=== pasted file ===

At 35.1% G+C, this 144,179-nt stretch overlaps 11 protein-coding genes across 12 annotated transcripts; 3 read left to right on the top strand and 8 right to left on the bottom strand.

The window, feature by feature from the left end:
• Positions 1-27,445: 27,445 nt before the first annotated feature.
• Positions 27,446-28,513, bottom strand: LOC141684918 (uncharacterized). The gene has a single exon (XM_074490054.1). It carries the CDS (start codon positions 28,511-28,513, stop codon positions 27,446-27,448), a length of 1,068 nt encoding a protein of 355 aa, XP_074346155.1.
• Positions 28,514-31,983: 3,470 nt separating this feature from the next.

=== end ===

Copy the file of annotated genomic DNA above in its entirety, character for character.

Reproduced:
At 35.1% G+C, this 144,179-nt stretch overlaps 11 protein-coding genes across 12 annotated transcripts; 3 read left to right on the top strand and 8 right to left on the bottom strand.

The window, feature by feature from the left end:
• Positions 1-27,445: 27,445 nt before the first annotated feature.
• Positions 27,446-28,513, bottom strand: LOC141684918 (uncharacterized). The gene has a single exon (XM_074490054.1). It carries the CDS (start codon positions 28,511-28,513, stop codon positions 27,446-27,448), a length of 1,068 nt encoding a protein of 355 aa, XP_074346155.1.
• Positions 28,514-31,983: 3,470 nt separating this feature from the next.